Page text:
Please use this identifier to cite or link to this item: http://cmuir.cmu.ac.th/jspui/handle/6653943832/51112
Title: Cancer survival in Africa, Asia, and Central America: a population-based study
Authors: Rengaswamy Sankaranarayanan
Rajaraman Swaminathan
Hermann Brenner
Kexin Chen
Kee Seng Chia
Jian Guo Chen
Stephen CK Law
Yoon Ok Ahn
Yong Bing Xiang
Balakrishna B. Yeole
Hai Rim Shin
Viswanathan Shanta
Ze Hong Woo
Nimit Martin
Yupa Sumitsawan
Hutcha Sriplung
Adolfo Ortiz Barboza
Sultan Eser
Bhagwan M. Nene
Krittika Suwanrungruang
Padmavathiamma Jayalekshmi
Rajesh Dikshit
Henry Wabinga
Divina B. Esteban
Adriano Laudico
Yasmin Bhurgri
Ebrima Bah
Nasser Al-Hamdan
Keywords: Medicine
Issue Date: 1-Feb-2010
Abstract: Background: Population-based cancer survival data, a key indicator for monitoring progress against cancer, are not widely available from countries in Africa, Asia, and Central America. The aim of this study is to describe and discuss cancer survival in these regions. Methods: Survival analysis was done for 341 658 patients diagnosed with various cancers from 1990 to 2001 and followed up to 2003, from 25 population-based cancer registries in 12 countries in sub-Saharan Africa (The Gambia, Uganda), Central America (Costa Rica), and Asia (China, India, Pakistan, Philippines, Saudi Arabia, Singapore, South Korea, Thailand, Turkey). 5-year age-standardised relative survival (ASRS) and observed survival by clinical extent of disease were determined. Findings: For cancers in which prognosis depends on stage at diagnosis, survival was highest in China, South Korea, Singapore, and Turkey and lowest in Uganda and The Gambia. 5-year ASRS ranged from 76-82% for breast cancer, 63-79% for cervical cancer, 71-78% for bladder cancer, and 44-60% for large-bowel cancers in China, Singapore, South Korea, and Turkey. Survival did not exceed 22% for any cancer site in The Gambia; in Uganda, survival did not exceed 13% for any cancer site except breast (46%). Variations in survival correlated with early detection initiatives and level of development of health services. Interpretation: The wide variation in cancer survival between regions emphasises the need for urgent investments in improving awareness, population-based cancer registration, early detection programmes, health-services infrastructure, and human resources. Funding: Association for International Cancer Research (AICR; St Andrews, UK), Association pour la Recherche sur le Cancer (ARC, Villejuif, France), and the Bill & Melinda Gates Foundation (Seattle, USA). © 2010 Elsevier Ltd. All rights reserved.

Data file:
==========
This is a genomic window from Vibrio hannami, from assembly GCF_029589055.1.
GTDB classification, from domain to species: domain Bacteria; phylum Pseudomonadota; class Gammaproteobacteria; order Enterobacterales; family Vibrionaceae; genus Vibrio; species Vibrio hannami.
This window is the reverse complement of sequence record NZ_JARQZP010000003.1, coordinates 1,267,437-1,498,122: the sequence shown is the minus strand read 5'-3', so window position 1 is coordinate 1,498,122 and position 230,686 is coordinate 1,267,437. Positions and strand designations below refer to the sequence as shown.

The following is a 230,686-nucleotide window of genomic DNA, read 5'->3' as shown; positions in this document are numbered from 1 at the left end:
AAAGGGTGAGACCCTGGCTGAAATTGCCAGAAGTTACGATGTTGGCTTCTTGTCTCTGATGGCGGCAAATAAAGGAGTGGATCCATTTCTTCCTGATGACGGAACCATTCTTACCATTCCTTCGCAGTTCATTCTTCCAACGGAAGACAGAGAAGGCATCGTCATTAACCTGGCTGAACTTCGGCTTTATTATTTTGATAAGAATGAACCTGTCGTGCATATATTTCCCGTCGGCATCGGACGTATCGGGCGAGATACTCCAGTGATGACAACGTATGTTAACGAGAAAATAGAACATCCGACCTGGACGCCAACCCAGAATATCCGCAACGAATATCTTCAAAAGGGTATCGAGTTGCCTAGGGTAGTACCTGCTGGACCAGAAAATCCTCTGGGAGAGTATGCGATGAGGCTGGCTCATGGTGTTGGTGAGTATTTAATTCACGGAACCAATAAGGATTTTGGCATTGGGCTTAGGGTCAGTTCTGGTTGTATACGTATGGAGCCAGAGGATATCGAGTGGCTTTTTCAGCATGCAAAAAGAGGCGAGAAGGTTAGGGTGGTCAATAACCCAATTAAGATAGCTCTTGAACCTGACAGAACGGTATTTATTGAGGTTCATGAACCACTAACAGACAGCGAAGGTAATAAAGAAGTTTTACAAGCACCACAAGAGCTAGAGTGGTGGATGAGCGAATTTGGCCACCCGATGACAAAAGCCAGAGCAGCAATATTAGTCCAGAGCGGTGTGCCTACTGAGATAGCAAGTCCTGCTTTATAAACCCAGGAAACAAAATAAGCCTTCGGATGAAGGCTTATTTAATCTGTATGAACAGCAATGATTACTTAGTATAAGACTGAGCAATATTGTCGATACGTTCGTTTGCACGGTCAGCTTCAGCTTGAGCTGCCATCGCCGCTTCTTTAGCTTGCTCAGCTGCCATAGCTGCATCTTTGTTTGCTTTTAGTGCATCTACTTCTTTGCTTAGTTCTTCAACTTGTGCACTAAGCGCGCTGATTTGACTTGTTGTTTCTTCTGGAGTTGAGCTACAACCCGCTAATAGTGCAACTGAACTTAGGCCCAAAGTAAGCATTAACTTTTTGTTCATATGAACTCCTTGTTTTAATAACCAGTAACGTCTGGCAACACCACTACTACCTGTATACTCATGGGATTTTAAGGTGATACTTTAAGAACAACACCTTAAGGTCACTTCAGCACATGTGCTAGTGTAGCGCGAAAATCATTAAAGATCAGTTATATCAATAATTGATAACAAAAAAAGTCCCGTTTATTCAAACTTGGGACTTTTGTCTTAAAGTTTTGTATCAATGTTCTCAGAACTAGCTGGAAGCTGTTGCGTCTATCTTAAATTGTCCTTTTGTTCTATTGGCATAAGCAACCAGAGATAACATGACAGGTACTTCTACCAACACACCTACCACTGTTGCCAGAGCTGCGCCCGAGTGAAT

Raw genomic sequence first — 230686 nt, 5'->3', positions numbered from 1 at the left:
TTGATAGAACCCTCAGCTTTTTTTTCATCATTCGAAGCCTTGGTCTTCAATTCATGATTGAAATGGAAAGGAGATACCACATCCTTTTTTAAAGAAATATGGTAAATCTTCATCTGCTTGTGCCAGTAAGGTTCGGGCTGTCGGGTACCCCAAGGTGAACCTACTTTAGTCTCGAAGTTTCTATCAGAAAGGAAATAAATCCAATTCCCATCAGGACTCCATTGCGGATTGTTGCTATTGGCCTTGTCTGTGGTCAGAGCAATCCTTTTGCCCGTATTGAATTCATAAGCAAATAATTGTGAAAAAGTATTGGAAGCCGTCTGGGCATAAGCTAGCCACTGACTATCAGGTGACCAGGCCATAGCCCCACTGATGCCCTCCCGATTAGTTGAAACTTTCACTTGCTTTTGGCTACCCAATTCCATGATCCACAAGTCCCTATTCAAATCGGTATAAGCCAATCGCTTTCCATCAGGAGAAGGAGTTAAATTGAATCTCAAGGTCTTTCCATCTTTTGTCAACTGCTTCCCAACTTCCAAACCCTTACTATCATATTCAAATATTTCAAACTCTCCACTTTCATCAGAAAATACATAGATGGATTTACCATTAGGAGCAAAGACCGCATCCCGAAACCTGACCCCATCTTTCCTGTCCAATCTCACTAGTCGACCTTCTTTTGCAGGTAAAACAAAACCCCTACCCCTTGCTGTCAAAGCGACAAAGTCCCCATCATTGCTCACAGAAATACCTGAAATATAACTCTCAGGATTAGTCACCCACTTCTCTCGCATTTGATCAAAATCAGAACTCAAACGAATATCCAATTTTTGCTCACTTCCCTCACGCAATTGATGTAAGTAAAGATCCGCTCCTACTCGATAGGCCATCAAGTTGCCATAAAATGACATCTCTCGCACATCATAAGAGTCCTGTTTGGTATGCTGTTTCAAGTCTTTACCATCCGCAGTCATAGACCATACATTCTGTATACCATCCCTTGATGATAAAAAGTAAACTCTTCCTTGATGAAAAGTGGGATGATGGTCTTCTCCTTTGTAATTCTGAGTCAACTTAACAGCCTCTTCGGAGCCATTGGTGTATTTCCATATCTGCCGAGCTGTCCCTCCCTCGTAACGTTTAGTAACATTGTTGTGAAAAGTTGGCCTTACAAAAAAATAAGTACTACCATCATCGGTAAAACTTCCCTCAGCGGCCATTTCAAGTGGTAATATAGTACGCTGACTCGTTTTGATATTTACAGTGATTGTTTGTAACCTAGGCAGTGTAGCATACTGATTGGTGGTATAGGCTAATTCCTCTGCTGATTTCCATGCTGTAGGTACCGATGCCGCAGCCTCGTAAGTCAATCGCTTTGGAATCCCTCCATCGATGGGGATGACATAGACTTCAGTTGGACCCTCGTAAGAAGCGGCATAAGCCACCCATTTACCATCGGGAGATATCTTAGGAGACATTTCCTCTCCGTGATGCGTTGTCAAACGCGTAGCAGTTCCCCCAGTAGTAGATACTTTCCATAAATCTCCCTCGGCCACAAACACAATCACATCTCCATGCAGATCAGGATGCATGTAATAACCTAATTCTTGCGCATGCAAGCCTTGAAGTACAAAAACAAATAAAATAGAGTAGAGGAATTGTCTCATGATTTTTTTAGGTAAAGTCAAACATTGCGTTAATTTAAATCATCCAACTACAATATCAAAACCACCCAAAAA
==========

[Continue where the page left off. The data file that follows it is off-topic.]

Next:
URI: https://www.scopus.com/inward/record.uri?partnerID=HzOxMe3b&scp=75449107952&origin=inward
http://cmuir.cmu.ac.th/jspui/handle/6653943832/51112
ISSN: 14702045
Appears in Collections:CMUL: Journal Articles

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